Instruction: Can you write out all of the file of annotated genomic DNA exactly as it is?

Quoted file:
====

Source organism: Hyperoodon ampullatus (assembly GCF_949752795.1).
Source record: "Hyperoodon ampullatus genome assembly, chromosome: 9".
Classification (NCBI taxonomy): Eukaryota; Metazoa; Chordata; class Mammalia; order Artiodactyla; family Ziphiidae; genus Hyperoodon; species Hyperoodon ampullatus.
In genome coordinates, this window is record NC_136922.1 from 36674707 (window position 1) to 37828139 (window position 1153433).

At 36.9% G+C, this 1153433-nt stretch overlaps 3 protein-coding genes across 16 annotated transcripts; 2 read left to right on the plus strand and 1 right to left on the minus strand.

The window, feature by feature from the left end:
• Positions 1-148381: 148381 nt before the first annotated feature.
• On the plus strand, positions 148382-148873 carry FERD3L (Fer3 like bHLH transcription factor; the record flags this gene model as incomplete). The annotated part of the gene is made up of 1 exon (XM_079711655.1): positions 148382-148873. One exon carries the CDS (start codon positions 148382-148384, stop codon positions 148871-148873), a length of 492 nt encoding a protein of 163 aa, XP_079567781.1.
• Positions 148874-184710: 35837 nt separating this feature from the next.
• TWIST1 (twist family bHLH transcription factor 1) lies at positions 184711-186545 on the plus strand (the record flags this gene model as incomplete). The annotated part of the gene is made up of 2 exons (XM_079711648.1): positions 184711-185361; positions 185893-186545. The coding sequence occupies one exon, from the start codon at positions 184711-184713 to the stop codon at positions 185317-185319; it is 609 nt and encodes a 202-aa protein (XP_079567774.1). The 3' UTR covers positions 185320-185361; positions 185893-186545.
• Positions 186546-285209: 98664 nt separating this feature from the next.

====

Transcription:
Source organism: Hyperoodon ampullatus (assembly GCF_949752795.1).
Source record: "Hyperoodon ampullatus genome assembly, chromosome: 9".
Classification (NCBI taxonomy): Eukaryota; Metazoa; Chordata; class Mammalia; order Artiodactyla; family Ziphiidae; genus Hyperoodon; species Hyperoodon ampullatus.
In genome coordinates, this window is record NC_136922.1 from 36674707 (window position 1) to 37828139 (window position 1153433).

At 36.9% G+C, this 1153433-nt stretch overlaps 3 protein-coding genes across 16 annotated transcripts; 2 read left to right on the plus strand and 1 right to left on the minus strand.

The window, feature by feature from the left end:
• Positions 1-148381: 148381 nt before the first annotated feature.
• On the plus strand, positions 148382-148873 carry FERD3L (Fer3 like bHLH transcription factor; the record flags this gene model as incomplete). The annotated part of the gene is made up of 1 exon (XM_079711655.1): positions 148382-148873. One exon carries the CDS (start codon positions 148382-148384, stop codon positions 148871-148873), a length of 492 nt encoding a protein of 163 aa, XP_079567781.1.
• Positions 148874-184710: 35837 nt separating this feature from the next.
• TWIST1 (twist family bHLH transcription factor 1) lies at positions 184711-186545 on the plus strand (the record flags this gene model as incomplete). The annotated part of the gene is made up of 2 exons (XM_079711648.1): positions 184711-185361; positions 185893-186545. The coding sequence occupies one exon, from the start codon at positions 184711-184713 to the stop codon at positions 185317-185319; it is 609 nt and encodes a 202-aa protein (XP_079567774.1). The 3' UTR covers positions 185320-185361; positions 185893-186545.
• Positions 186546-285209: 98664 nt separating this feature from the next.